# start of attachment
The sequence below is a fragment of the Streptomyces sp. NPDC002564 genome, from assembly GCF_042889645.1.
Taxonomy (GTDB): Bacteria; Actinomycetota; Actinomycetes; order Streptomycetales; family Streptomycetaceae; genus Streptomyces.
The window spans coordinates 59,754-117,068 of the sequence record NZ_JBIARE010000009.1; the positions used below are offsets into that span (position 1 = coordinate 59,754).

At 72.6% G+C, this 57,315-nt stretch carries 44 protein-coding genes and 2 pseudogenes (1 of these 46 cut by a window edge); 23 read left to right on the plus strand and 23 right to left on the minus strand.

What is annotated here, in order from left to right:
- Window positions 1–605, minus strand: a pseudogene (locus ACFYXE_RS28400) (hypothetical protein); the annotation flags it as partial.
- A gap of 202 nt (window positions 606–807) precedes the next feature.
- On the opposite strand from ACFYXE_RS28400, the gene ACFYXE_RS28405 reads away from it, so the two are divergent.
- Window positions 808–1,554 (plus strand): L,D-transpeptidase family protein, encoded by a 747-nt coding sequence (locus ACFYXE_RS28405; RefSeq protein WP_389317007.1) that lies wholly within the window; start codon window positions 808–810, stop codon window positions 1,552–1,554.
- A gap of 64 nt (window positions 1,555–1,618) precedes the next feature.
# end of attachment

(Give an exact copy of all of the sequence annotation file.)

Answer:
The sequence below is a fragment of the Streptomyces sp. NPDC002564 genome, from assembly GCF_042889645.1.
Taxonomy (GTDB): Bacteria; Actinomycetota; Actinomycetes; order Streptomycetales; family Streptomycetaceae; genus Streptomyces.
The window spans coordinates 59,754-117,068 of the sequence record NZ_JBIARE010000009.1; the positions used below are offsets into that span (position 1 = coordinate 59,754).

At 72.6% G+C, this 57,315-nt stretch carries 44 protein-coding genes and 2 pseudogenes (1 of these 46 cut by a window edge); 23 read left to right on the plus strand and 23 right to left on the minus strand.

What is annotated here, in order from left to right:
- Window positions 1–605, minus strand: a pseudogene (locus ACFYXE_RS28400) (hypothetical protein); the annotation flags it as partial.
- A gap of 202 nt (window positions 606–807) precedes the next feature.
- On the opposite strand from ACFYXE_RS28400, the gene ACFYXE_RS28405 reads away from it, so the two are divergent.
- Window positions 808–1,554 (plus strand): L,D-transpeptidase family protein, encoded by a 747-nt coding sequence (locus ACFYXE_RS28405; RefSeq protein WP_389317007.1) that lies wholly within the window; start codon window positions 808–810, stop codon window positions 1,552–1,554.
- A gap of 64 nt (window positions 1,555–1,618) precedes the next feature.